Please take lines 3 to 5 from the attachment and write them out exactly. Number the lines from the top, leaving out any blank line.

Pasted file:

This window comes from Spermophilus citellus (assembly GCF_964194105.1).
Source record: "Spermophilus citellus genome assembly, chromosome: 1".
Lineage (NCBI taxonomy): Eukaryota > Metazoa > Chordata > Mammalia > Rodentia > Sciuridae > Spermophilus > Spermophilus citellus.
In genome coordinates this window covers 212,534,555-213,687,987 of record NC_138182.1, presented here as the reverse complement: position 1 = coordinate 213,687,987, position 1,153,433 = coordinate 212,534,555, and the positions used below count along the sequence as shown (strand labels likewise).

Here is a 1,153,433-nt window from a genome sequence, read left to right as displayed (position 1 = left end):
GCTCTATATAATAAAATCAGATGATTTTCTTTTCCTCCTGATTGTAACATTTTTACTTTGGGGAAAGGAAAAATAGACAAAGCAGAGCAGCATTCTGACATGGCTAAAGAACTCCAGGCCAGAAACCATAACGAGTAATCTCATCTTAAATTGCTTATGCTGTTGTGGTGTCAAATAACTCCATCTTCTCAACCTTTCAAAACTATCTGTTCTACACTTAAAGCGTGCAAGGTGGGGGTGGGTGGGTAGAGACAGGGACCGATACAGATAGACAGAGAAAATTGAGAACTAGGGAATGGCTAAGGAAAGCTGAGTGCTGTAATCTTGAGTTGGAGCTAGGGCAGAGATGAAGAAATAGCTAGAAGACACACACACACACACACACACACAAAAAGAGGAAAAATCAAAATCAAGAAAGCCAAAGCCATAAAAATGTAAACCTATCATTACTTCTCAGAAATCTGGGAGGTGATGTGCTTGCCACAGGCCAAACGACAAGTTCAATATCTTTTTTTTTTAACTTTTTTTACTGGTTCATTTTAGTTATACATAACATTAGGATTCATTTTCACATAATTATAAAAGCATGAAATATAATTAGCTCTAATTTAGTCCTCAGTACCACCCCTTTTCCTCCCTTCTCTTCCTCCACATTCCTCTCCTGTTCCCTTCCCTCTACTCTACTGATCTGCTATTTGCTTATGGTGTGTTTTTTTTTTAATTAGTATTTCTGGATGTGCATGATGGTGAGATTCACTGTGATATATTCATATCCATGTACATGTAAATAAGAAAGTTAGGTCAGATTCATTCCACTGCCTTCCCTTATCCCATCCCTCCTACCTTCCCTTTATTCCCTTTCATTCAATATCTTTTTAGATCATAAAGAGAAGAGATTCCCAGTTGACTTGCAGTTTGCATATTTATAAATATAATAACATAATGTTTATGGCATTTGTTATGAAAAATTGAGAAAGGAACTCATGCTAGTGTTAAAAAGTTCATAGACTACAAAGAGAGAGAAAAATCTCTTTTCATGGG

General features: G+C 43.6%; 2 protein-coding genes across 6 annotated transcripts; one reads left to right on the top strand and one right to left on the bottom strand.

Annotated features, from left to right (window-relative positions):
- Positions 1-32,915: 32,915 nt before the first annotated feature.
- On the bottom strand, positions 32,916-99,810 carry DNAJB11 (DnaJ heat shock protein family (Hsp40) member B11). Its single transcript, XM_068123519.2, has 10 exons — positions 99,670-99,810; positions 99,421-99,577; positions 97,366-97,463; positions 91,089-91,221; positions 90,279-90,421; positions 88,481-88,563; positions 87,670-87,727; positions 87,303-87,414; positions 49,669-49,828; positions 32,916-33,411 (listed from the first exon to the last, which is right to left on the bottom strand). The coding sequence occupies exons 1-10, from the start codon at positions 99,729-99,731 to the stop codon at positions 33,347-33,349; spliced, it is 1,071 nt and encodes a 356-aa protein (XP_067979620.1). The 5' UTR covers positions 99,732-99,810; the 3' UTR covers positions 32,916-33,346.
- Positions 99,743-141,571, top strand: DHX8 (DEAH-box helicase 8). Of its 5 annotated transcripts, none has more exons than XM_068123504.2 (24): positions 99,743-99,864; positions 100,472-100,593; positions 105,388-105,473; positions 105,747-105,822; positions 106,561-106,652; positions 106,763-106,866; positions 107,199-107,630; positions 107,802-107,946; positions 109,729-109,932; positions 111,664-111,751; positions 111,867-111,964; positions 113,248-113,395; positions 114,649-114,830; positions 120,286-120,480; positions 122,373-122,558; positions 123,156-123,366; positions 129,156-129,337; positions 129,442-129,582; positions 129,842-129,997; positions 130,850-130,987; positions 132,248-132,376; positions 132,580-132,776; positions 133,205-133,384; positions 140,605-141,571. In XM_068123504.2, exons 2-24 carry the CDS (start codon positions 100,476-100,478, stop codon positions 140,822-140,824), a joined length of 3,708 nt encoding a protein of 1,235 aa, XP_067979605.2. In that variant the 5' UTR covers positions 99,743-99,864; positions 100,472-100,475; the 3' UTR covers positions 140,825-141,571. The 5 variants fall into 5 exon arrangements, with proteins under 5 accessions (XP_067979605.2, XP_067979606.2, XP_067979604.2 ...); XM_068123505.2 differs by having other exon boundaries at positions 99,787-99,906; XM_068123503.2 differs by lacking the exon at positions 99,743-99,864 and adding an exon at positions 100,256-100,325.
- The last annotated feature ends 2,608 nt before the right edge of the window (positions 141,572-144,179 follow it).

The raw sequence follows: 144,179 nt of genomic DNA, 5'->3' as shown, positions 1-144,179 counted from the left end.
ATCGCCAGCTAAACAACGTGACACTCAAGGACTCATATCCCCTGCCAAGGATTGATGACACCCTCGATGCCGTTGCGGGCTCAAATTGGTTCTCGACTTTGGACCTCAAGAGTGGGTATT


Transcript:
Lineage (NCBI taxonomy): Eukaryota > Metazoa > Chordata > Mammalia > Rodentia > Sciuridae > Spermophilus > Spermophilus citellus.
In genome coordinates this window covers 212,534,555-213,687,987 of record NC_138182.1, presented here as the reverse complement: position 1 = coordinate 213,687,987, position 1,153,433 = coordinate 212,534,555, and the positions used below count along the sequence as shown (strand labels likewise).

Here is a 1,153,433-nt window from a genome sequence, read left to right as displayed (position 1 = left end):